Argument analysis: Juror testimony about deliberations
on Oct 9, 2014 at 4:24 pm
Thanks to a circuit split, Supreme Court is taking one of its rare visits to the world of evidence doctrine. At issue in Warger v. Shauers is whether, in support of a motion for a new trial, a juror may testify about statements by another juror during deliberations, when the testimony is offered to show that the other juror was dishonest in answers to voir dire questions. Federal Rule of Evidence 606(b) generally prohibits testimony of jurors about statements made during deliberations when the testimony is offered in “an inquiry into the validity of a verdict or indictment.”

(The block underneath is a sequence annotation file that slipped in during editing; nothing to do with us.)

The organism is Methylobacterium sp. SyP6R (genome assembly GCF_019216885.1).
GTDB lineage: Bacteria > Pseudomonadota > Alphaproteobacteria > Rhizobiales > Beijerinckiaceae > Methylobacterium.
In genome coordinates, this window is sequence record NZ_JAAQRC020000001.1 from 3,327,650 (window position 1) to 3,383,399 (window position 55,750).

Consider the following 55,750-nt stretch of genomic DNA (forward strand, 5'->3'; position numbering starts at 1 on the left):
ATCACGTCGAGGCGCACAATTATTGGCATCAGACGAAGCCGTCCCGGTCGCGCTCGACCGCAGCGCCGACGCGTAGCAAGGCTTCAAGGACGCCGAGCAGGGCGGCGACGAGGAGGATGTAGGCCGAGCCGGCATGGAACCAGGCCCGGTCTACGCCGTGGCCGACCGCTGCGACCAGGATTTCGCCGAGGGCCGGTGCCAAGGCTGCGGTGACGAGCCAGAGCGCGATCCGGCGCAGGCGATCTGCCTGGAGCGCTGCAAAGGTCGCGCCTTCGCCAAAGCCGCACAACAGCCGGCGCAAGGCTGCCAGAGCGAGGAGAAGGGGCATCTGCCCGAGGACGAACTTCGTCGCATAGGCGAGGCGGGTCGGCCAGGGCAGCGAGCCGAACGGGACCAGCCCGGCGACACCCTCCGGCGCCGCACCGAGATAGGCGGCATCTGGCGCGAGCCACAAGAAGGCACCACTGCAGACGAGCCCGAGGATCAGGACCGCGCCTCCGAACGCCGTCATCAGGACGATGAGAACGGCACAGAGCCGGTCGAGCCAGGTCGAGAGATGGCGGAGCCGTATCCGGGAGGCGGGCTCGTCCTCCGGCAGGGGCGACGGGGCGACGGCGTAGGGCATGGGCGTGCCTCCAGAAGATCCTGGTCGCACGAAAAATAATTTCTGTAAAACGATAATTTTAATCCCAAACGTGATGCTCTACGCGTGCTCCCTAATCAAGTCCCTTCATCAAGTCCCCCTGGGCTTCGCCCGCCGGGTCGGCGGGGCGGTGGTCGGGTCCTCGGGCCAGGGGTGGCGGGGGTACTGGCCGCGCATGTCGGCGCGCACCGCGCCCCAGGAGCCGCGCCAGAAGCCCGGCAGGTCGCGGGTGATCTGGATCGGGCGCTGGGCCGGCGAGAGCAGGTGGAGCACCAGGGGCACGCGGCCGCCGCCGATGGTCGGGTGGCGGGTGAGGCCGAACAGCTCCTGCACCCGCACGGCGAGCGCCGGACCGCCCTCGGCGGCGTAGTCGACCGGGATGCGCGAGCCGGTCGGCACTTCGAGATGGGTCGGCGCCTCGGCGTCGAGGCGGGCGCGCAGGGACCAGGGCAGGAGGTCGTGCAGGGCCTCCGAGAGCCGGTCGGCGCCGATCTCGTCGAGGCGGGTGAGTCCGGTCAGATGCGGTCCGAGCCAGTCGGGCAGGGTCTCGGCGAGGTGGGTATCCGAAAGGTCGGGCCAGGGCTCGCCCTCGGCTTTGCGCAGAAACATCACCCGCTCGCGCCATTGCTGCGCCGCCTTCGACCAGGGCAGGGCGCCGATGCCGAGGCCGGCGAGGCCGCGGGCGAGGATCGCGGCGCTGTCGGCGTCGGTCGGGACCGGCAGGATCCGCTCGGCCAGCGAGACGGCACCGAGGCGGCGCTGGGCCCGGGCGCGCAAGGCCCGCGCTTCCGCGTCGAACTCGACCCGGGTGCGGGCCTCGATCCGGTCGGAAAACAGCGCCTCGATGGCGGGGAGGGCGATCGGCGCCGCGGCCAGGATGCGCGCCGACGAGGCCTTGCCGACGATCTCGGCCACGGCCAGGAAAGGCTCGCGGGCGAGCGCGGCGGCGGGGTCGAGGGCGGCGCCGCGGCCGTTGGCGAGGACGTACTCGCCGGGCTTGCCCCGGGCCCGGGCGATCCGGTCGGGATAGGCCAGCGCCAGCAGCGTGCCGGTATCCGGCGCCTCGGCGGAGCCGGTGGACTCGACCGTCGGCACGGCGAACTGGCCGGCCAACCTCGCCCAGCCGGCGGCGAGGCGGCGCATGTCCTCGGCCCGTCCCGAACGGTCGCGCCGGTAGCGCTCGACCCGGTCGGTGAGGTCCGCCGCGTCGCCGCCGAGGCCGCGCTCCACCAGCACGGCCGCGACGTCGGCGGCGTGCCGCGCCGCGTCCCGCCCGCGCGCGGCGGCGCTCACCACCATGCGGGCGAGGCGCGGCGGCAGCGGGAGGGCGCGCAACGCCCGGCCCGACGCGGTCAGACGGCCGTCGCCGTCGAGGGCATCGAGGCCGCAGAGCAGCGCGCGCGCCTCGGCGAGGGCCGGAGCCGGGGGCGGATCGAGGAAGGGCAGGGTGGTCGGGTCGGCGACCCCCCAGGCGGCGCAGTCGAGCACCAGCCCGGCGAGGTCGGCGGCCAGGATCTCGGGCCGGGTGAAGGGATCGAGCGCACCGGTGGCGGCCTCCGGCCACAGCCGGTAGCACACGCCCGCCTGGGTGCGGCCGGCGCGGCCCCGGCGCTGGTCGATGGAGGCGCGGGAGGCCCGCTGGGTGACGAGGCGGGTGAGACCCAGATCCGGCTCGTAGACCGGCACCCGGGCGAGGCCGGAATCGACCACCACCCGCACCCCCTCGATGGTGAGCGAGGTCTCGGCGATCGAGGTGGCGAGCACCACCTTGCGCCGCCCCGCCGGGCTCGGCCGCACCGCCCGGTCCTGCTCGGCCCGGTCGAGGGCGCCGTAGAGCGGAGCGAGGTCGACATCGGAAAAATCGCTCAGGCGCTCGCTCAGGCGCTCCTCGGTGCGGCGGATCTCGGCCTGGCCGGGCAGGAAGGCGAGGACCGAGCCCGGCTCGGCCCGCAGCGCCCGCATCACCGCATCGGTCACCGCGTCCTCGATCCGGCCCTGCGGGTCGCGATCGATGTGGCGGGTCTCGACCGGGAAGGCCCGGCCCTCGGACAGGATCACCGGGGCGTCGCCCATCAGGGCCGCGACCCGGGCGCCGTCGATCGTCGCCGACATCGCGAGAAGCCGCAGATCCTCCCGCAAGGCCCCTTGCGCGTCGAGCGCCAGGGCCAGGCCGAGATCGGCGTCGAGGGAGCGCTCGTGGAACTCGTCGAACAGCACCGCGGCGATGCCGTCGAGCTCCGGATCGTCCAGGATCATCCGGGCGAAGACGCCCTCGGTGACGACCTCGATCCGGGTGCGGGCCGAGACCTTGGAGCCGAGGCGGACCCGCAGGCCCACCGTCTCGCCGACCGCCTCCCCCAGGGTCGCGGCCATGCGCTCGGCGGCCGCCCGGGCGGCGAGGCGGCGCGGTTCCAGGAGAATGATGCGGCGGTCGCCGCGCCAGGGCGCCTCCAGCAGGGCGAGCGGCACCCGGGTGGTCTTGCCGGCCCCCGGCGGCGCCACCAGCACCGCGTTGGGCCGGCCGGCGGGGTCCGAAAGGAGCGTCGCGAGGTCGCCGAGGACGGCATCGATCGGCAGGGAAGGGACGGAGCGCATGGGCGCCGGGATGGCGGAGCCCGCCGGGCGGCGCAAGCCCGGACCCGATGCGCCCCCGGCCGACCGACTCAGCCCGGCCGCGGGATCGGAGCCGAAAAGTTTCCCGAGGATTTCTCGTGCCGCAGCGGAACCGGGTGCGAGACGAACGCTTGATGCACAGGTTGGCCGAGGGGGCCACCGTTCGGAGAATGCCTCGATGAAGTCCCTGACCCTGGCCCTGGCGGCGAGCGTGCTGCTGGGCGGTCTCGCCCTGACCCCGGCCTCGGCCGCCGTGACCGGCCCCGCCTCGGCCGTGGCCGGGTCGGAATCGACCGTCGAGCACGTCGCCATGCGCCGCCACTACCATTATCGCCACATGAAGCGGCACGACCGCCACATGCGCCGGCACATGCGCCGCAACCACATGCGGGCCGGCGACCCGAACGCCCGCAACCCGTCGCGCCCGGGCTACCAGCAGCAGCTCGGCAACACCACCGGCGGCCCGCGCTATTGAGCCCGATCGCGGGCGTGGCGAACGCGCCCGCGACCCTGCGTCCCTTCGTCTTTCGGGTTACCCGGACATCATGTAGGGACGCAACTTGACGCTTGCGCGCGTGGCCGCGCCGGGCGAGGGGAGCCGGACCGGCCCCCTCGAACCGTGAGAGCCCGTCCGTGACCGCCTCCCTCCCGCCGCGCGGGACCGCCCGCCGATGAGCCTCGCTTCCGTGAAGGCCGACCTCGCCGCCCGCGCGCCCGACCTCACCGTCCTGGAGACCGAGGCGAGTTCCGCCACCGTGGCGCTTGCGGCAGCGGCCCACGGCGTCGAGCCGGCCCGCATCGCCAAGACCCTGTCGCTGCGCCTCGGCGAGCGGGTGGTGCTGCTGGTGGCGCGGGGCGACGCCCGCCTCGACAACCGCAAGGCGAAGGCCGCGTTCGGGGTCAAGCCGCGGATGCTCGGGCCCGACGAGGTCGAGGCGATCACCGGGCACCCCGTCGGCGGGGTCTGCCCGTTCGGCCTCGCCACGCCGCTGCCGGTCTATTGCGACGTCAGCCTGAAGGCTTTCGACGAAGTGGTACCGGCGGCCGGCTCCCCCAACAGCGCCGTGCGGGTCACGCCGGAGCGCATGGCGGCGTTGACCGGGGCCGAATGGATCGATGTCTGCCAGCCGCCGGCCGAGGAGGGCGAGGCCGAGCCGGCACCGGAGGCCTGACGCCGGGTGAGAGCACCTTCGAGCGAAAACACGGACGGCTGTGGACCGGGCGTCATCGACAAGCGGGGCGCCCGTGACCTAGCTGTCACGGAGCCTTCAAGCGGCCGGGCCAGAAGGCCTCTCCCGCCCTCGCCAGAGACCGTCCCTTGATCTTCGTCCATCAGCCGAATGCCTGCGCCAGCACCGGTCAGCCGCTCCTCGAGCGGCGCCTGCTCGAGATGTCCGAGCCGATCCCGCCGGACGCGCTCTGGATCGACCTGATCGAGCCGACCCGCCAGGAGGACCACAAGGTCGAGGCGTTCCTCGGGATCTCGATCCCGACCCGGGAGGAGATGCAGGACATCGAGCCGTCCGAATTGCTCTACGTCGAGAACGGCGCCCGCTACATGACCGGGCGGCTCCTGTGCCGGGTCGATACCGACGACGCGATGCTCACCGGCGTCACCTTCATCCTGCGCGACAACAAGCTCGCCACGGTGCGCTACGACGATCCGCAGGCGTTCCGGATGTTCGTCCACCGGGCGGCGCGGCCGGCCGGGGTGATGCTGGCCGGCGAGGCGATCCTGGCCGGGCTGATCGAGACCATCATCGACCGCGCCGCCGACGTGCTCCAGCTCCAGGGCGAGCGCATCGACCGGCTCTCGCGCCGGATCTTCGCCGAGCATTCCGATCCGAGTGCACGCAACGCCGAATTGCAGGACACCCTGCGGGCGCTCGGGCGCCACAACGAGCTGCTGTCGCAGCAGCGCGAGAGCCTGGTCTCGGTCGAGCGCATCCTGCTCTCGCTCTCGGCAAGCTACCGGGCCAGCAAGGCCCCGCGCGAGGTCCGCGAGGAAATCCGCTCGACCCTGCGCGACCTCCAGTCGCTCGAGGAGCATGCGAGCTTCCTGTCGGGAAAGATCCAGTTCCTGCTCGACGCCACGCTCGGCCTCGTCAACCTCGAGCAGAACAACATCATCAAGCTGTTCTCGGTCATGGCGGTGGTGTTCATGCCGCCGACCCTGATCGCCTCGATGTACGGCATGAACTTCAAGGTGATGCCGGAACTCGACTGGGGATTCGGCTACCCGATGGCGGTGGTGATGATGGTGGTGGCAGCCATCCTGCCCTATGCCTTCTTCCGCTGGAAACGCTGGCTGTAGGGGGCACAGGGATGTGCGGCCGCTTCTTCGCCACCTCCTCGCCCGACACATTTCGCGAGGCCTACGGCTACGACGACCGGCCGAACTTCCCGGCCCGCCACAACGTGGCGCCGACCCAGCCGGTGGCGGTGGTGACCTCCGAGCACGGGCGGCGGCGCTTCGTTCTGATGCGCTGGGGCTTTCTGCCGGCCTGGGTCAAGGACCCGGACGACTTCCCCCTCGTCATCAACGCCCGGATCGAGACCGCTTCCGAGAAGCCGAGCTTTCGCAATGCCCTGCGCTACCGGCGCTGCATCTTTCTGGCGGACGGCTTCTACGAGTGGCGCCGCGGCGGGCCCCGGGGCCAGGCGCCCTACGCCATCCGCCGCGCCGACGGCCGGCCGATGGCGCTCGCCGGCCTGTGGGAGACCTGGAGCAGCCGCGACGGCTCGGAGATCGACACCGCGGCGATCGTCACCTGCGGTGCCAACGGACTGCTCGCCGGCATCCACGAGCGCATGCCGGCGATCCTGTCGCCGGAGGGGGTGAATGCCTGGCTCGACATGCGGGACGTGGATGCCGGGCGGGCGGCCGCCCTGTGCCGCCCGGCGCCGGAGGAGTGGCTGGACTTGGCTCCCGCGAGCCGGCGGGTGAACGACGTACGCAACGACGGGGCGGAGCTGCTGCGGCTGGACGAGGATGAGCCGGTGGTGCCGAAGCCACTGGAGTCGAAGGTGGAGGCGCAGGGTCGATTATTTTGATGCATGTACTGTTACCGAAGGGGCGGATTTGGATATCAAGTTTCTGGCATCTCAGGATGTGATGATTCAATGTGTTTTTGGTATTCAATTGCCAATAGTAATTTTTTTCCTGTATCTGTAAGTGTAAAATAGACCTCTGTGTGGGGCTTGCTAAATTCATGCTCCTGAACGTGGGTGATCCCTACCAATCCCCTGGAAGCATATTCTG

The case arises from a personal injury action involving a collision between the truck that Shauers was driving and Warger’s motorcycle. After a verdict for Shauers, Warger moved for a new trial. He supported that motion with a juror’s affidavit which alleged that the jury’s foreperson had argued against a verdict for Warger by saying that her own daughter had been at fault in a fatal automobile accident and that, if her daughter had been held liable, it would have “ruined her life.” The affidavit was offered in support of a claim under McDonough Power Equipment v. Greenwood that a new trial should be granted because of dishonesty during voir dire. The voir dire questions had covered topics such as whether jurors had prior experiences that might bias them and whether they would be able to return a verdict based solely on the law as described in the instructions. During the voir dire, the foreperson also stated affirmatively that she would be able to award damages for pain and suffering if the evidence supported it.